One Comment to “The Heart at the Center of the Cross”

  1. Donald McMahon
    May 14, 2019

    I would like to thank the UMW of Emmaus for inviting me to speak today. The message I have prepared is not only for mothers and women, but for everyone. I hope that each person listening today will receive something that you can apply to your journey in faith. And in this message, I am also addressing myself.
    Today’s scripture reading is taken from 1 John Chapter 4, beginning with verse 9:
    9 This is how God showed his love among us: He sent his one and only Son into the world that we might live through him. 10 This is love: not that we loved God, but that he loved us and sent his Son as an atoning sacrifice for our sins. 11 Dear friends, since God so loved us, we also ought to love one another. 12 No one has ever seen God; but if we love one another, God lives in us and his love is made complete in us.
    When I was a teenager, I received a cross necklace as a gift from a family member. It was beautiful, sterling silver and intricately carved, and I liked it very much, but I only wore it on special occasions because I felt it was so elegant. One morning as my parents and I were preparing for worship service, my mother was deciding what jewelry to wear and asked if she could borrow the cross necklace. I said, “Sure, Mom.” My mother loved to wear jewelry, but surprisingly she did not have a cross of her own. She asked to borrow the necklace again another week, and then another, until finally I said to her, “You know what Mom – why don’t you keep it. It suits you better than it does me, and if there’s ever a time I want to wear it, I’ll ask you if it’s ok.” After that, my mother wore the cross necklace often, not only to church but also to her workplace and out in public.
    Years later, I did ask to borrow the cross from her, on my wedding day, as a sign of Christ’s presence in my marriage with my husband, Christian; and I wore the cross necklace again, later that same year, to my mother’s memorial services, as a way to honor her faith and cling to my own faith. (I’m wearing the necklace today, too.) The necklace has come back to me; one day it will belong to my daughter, Moriah. When it passes to her, I hope that she not only appreciates the family history that this necklace now carries, but will also truly understand and value what the cross represents, that the cross will have personal meaning to her. I hope that she will receive from me not just a piece of jewelry, but a spiritual inheritance, a foundation for her own faith and her walk with God, in the same way that my mother helped to place a spiritual foundation for me.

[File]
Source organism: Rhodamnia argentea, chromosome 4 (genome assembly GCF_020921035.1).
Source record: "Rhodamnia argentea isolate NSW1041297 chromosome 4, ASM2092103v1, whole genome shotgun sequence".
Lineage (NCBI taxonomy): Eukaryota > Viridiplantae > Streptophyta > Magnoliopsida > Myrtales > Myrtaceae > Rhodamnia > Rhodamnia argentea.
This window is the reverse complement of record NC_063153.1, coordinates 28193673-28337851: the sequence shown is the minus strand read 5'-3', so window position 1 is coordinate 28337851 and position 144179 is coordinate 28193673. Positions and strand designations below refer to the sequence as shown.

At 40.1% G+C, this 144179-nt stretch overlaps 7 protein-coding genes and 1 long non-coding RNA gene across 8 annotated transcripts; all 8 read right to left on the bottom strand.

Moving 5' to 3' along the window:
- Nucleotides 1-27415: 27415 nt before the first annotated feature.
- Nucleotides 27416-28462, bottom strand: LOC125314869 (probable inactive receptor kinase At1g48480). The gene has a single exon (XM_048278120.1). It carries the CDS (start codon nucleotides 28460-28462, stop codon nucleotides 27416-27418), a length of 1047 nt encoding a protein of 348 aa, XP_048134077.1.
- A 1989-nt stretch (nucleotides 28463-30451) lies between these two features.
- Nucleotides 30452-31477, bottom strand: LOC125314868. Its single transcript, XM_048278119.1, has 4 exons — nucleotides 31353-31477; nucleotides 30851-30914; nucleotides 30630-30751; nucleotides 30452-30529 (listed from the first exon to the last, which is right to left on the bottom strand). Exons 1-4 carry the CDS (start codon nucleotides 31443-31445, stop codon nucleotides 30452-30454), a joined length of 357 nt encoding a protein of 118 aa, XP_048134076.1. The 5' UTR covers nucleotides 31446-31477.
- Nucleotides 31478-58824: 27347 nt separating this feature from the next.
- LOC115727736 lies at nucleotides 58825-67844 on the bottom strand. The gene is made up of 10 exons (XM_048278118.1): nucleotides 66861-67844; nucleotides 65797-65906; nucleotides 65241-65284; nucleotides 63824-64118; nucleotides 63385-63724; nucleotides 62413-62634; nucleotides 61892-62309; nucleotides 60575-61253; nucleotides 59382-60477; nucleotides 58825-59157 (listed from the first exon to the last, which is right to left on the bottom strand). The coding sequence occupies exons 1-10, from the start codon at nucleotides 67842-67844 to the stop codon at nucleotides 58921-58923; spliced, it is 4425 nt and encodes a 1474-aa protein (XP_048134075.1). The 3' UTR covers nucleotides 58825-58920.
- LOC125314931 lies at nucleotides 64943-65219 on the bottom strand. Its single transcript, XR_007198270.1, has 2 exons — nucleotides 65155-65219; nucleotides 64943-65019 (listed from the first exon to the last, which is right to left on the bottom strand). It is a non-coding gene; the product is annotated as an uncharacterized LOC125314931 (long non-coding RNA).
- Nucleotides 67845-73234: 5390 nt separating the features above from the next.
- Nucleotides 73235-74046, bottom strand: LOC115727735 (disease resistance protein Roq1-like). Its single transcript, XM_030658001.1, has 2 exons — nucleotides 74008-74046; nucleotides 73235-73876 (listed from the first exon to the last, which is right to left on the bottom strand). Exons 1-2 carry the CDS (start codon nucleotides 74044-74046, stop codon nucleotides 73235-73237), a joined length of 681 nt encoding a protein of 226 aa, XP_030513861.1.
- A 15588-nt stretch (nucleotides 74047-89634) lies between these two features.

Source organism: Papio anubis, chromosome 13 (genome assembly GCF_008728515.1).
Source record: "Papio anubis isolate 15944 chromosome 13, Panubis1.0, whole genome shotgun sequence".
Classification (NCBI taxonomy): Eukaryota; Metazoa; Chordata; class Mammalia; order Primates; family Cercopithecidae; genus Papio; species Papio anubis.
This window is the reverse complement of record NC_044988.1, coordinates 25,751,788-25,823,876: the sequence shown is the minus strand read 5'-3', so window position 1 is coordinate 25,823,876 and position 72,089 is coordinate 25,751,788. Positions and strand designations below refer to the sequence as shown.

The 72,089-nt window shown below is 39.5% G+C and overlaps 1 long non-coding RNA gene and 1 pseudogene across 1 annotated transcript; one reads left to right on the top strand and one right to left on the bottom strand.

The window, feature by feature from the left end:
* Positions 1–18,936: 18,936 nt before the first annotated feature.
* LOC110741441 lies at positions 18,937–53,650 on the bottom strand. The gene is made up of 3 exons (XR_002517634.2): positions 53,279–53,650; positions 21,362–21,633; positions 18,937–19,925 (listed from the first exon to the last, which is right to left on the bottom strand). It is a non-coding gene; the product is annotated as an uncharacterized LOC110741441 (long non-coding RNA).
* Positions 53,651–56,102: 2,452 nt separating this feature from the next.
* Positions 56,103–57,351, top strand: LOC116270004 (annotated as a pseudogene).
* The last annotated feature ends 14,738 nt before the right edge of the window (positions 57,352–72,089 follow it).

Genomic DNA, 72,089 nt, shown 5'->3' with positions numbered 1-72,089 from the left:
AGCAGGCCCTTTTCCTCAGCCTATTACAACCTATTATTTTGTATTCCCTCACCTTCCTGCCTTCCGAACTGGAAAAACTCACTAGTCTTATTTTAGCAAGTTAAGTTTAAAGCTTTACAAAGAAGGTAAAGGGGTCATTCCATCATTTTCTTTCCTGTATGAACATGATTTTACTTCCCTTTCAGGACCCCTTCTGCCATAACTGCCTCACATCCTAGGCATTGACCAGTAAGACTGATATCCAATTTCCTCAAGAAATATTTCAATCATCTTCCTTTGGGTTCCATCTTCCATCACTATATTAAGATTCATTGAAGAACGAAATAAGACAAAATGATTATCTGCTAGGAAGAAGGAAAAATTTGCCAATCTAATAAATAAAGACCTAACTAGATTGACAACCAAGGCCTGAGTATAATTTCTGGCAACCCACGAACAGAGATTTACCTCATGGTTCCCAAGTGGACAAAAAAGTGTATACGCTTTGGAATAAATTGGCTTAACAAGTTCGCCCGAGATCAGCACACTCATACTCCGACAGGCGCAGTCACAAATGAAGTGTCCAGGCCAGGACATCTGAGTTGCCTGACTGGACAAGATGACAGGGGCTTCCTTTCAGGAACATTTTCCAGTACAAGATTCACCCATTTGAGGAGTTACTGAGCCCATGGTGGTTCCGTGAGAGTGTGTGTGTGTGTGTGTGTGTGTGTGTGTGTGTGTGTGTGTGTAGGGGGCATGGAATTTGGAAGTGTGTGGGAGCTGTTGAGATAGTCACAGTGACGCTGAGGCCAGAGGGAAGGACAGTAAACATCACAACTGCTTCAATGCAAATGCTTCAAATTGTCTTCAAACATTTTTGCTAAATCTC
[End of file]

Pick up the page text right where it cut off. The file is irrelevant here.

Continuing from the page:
You see, my mother wore the cross necklace frequently, but even when she wasn’t wearing it, she still wore the love of God and the person of Christ. She wore her faith wherever she went. She wasn’t afraid to share her faith. In fact, she wanted to share her faith with people she knew and met, to share the joy and freedom she had experienced in knowing God personally. Her love for God and the goodness of God working through her were evident in how she lived, what she thought about and talked about, and how she treated other people. You could say that the love of God overflowed from her. Now, my mother was not perfect, and she was not the only person who helped shape my faith life – there have been many people among my family, my friends, and fellow Christians who have been good examples to me, including people who are gathered here today – but she is one of the people in my life who consistently showed me an authentic walk of faith. She showed me a life yielded to the will of God and to the love of God even as she sought to grow in her faith, and that had an impact on how I approached my own walk with God. Her faith was influential to me, to my father and family members, to her co-workers and friends.
    Now, if I were to ask you to think of a person in your life who had a significant impact on your faith, I’m sure there is someone who comes to mind fairly quickly. And I’m sure that you can remember what that person did that left such an impact. That person could be a parent, a teacher or a mentor, a friend or a person you met in church, or even a complete stranger. We are each in a position to be that person to someone else, to share the love of God and leave a positive lasting impact that bears fruit in the life of another.
    If you are a parent, then you are definitely called to guide your children in matters of faith. My husband and I are committed to raising our children in the Christian faith and teaching them about God, relying on the direction of the Holy Spirit, the Bible, and our own experience to lead us in that, but we know that we can’t force our children to follow Christ. They have to experience God for themselves and make their own decisions what they will believe in; but we know that our influence, our example, and our guidance plays a critical role in the way they will approach God and their faith in Him, now and in the future.
    You don’t have to be a parent to help shape the faith life of another. God may send someone to you that you are uniquely qualified to help in some way. As Christians, we each have a calling and a responsibility to share the love of God with others. Furthermore, if we have truly and deeply experienced the love of God personally and are in right relationship with Him, we should be motivated by that very same love to show God to others.